It may not have had a terror attack, but is the land of Ikea really the well‑adjusted country it seems?
At the weekend, while addressing a large rally, Donald Trump made a bold claim about Sweden. Specifically, he seemed to suggest that, the previous day, the country had suffered a tragic terror attack. This attack, he intimated, was a direct result of the large number of refugees who had been granted asylum there. “Sweden,” he said solemnly. “Who would believe this? Sweden.”
The short answer, it turned out, was nobody. Or at least, nobody in Sweden. Because there had been no terror attack. “Sweden? Terror attack? What has he been smoking?” wondered the former Swedish prime minister Carl Bildt. Trump’s press team later clarified that he was actually referring to something he’d seen on telly the previous night that had been to do with Sweden and refugees. See? An honest mistake.
People were quick to pour scorn. But, well . . . what if Trump’s right? Not about the fictional atrocities, obviously. What if he’s right about Sweden more generally? Is it really the country it’s pretending to be — full of well-adjusted, open-minded, frustratingly good-looking sauna-loving citizens keen on tax, universal social welfare and vague one-word lifestyle trends — or is it, in fact, on the verge of becoming some kind of north European rogue state? A Scandi hermit kingdom working tirelessly to oppose our western values with state-run off-licences and fish that comes in toothpaste tubes?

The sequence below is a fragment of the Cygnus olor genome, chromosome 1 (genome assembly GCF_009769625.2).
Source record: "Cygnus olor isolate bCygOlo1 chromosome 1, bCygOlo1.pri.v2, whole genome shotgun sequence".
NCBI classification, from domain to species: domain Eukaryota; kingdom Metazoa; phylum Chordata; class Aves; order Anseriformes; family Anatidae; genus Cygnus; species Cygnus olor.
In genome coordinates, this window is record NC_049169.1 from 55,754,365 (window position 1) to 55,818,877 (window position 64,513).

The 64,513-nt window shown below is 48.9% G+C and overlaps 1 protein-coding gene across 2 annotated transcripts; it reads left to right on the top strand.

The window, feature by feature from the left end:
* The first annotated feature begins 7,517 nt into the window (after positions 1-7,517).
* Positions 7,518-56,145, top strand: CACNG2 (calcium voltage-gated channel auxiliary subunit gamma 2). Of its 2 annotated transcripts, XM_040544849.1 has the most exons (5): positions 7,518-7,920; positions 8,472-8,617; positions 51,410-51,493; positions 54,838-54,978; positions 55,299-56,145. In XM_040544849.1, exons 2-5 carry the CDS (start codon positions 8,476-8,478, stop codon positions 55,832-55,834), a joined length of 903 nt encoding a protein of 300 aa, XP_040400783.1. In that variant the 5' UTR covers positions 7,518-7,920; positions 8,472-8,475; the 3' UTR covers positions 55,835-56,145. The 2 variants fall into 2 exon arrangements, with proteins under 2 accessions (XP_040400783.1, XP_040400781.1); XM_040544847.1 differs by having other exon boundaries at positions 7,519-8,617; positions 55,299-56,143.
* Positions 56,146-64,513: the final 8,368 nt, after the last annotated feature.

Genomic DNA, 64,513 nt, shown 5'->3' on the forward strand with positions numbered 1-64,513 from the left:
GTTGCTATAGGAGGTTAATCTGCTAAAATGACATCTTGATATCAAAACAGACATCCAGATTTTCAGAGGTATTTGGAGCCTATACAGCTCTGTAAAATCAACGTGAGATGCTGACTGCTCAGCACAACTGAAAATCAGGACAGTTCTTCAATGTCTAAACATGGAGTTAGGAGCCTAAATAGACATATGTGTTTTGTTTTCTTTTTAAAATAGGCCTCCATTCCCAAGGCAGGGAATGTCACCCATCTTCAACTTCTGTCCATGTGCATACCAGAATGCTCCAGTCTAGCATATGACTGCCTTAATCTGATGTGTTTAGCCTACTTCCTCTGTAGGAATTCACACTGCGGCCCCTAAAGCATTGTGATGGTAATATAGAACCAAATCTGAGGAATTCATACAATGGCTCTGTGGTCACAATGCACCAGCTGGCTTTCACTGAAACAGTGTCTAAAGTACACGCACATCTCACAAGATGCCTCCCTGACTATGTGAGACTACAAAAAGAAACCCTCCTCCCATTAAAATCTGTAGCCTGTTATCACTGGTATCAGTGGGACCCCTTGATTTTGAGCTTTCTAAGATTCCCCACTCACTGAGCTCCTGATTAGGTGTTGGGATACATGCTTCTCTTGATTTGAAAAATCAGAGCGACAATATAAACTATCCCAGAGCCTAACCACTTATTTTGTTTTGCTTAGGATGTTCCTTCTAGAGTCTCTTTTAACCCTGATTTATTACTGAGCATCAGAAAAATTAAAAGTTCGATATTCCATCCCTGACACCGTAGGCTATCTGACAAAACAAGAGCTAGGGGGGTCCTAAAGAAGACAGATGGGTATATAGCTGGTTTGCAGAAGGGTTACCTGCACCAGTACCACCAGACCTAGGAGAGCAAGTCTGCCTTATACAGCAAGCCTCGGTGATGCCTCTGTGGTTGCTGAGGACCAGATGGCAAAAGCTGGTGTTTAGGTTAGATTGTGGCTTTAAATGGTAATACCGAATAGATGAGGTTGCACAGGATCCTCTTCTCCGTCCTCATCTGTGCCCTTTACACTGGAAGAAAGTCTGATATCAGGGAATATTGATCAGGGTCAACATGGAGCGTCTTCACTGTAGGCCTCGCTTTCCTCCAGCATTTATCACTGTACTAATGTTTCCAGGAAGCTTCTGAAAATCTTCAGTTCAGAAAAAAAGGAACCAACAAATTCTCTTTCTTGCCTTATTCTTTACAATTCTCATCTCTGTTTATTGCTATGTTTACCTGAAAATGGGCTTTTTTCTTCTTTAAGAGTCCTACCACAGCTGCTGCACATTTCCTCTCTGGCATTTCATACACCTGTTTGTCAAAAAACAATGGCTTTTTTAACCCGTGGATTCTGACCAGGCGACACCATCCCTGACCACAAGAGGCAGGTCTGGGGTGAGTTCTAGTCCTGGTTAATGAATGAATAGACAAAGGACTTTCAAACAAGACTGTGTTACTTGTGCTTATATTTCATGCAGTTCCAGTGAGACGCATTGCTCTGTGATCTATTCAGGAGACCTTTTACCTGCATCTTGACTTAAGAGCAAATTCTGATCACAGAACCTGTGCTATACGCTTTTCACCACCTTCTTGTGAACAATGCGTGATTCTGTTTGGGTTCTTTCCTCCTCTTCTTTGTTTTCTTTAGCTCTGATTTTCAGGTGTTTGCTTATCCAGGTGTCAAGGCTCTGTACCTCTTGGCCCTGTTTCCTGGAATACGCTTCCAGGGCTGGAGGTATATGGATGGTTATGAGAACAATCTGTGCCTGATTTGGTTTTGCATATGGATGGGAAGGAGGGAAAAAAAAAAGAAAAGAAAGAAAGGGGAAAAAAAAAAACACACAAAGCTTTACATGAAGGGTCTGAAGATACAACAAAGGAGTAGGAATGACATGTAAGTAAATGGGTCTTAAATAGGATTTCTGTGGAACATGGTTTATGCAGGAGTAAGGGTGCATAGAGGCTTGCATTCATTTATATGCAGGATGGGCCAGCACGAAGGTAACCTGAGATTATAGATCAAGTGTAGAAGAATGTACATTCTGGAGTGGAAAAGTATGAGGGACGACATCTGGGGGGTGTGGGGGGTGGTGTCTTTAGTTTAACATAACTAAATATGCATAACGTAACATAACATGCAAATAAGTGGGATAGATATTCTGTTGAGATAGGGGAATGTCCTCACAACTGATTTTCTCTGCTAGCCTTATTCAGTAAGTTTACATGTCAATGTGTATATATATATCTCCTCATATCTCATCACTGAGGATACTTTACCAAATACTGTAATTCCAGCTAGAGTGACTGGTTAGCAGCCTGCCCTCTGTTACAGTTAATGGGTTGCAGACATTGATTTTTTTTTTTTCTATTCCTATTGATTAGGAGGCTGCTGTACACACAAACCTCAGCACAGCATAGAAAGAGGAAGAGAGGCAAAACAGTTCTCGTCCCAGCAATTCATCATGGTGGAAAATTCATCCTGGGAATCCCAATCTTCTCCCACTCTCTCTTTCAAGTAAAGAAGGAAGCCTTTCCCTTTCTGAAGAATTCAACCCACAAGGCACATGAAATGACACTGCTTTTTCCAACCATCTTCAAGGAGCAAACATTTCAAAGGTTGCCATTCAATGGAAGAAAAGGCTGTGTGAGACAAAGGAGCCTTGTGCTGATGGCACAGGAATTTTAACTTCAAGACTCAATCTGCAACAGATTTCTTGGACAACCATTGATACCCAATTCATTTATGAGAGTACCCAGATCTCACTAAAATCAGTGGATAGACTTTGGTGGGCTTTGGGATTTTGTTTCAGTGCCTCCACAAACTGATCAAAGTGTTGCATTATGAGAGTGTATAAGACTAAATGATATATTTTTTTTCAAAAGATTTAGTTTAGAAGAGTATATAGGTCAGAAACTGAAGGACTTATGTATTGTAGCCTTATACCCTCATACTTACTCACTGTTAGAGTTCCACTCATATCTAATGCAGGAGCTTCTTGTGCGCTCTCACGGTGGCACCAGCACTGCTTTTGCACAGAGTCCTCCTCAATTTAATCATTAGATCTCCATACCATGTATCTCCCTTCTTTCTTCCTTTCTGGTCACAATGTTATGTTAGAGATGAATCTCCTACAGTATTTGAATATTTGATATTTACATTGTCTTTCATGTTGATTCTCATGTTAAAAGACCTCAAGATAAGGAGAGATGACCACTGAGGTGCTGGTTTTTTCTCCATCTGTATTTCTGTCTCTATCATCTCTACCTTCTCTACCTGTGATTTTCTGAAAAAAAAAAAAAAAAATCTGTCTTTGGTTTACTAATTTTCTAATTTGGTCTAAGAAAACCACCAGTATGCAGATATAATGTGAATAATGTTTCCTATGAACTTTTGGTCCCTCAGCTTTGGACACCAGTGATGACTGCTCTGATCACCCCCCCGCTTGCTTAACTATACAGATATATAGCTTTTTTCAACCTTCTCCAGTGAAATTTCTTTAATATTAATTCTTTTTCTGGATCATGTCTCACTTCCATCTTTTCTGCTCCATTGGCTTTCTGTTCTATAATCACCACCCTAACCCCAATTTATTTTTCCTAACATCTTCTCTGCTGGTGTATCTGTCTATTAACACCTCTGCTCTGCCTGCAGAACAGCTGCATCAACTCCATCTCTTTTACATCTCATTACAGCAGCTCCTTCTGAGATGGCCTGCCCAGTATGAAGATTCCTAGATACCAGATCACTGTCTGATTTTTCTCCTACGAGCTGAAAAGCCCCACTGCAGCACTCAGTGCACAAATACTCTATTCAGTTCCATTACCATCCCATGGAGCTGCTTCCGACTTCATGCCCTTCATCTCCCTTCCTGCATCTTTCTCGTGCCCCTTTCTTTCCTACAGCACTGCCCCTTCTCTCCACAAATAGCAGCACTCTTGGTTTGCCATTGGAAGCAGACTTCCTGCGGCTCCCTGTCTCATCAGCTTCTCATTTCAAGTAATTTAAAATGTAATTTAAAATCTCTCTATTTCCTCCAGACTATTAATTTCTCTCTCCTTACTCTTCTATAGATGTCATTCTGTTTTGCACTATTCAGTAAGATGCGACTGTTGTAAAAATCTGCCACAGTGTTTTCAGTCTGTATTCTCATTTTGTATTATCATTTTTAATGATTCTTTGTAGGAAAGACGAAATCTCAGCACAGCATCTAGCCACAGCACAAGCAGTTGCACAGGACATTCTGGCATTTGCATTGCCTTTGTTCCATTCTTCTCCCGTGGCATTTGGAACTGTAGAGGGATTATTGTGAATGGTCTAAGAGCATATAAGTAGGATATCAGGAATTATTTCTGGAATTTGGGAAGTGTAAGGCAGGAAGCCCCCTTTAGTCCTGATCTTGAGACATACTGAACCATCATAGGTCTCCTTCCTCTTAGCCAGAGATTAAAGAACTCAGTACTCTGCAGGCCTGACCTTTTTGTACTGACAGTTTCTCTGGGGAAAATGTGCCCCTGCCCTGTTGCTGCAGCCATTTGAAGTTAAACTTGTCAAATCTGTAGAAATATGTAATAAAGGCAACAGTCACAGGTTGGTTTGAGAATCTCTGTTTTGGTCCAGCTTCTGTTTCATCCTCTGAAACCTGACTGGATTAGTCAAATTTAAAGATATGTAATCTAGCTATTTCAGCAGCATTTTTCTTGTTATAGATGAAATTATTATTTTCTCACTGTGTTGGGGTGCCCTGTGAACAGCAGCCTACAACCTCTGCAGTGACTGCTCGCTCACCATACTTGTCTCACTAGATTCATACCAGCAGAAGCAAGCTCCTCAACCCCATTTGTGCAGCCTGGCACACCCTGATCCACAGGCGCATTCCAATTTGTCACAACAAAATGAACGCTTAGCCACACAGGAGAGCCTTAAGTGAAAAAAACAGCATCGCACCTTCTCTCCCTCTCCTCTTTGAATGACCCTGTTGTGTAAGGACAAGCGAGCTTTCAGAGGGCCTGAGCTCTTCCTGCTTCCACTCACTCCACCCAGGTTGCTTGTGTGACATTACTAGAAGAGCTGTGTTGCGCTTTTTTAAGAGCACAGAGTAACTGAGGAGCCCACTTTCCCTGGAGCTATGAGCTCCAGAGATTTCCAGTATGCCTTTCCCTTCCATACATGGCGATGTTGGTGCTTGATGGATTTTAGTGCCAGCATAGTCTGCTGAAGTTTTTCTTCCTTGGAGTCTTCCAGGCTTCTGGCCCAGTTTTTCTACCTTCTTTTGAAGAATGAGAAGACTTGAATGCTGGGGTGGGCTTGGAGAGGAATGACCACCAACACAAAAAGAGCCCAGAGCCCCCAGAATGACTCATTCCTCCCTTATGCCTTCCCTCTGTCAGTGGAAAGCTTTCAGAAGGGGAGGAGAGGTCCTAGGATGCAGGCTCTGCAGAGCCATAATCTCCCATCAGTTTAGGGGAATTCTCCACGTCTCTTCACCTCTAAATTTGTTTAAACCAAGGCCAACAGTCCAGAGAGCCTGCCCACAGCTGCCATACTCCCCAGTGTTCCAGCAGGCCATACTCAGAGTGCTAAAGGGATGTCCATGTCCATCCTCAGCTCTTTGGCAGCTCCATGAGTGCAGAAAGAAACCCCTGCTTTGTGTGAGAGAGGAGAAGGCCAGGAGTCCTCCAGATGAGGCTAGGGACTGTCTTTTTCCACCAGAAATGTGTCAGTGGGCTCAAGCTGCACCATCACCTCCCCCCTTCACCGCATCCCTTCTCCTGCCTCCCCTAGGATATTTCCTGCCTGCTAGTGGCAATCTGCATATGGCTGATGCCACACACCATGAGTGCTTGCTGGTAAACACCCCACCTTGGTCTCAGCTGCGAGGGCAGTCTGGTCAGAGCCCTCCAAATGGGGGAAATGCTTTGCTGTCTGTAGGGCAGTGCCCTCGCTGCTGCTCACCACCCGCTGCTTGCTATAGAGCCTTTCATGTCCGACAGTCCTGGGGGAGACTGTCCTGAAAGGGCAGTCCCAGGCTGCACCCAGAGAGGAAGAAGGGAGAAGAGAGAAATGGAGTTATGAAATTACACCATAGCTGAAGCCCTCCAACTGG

These are questions already consuming the highest circles of US politics. Sweden, for too long, has avoided proper scrutiny. Yet to get to the bottom of exactly what they may or may not be up to, we must carefully examine the key facts about this most mysterious of nations. For example:
One in every five British children is said to have been conceived on an Ikea mattress
Bit of a weird thing to show off about, but I suppose it goes right to the heart of the twin Swedish obsessions with sex and flat-pack furniture. Anyway, this is only one sinister example of Sweden’s soft power. Does being conceived on an Ikea mattress mean you will definitely grow up to have deep pro-Swedish sympathies and, in the event of war with Sweden, run the risk of being brainwashed into becoming a fifth columnist when you hear the code words “Holmsta”, “Hultsvik”, “Heggedal” or anything relating to Ikea’s memory-foam range? It’s too early to tell, but that doesn’t mean we should not remain vigilant.
And yet, you cannot name your child Ikea in Sweden
Or Elvis. Dunno why you’d want to, but still, this kind of totalitarianism would make Stalin blush.
They have the highest number of McDonald’s per capita in Europe
I only just discovered this. The Swedes give out about how much they love gross things like fermented fish and liquorice and cracker bread, but all the while are discreetly gorging themselves on Big Macs, McFlurrys and Chicken Legends. Not that I blame them. Just be honest about it. It’s totally natural.
In Sweden 89 per cent of people speak English
Yet we have to watch The Bridge and Wallander (though not, admittedly, the Kenneth Branagh one) with subtitles. Which seems a bit pass-agg.
Swedish fashion brands are “cool”
Fake news! Fake news! I spent two hours in Cos at the weekend and everything I tried on made me look like a fat-thighed futuristic jazz nerd with a big head.
More than 100 million copies of Minecraft have been sold worldwide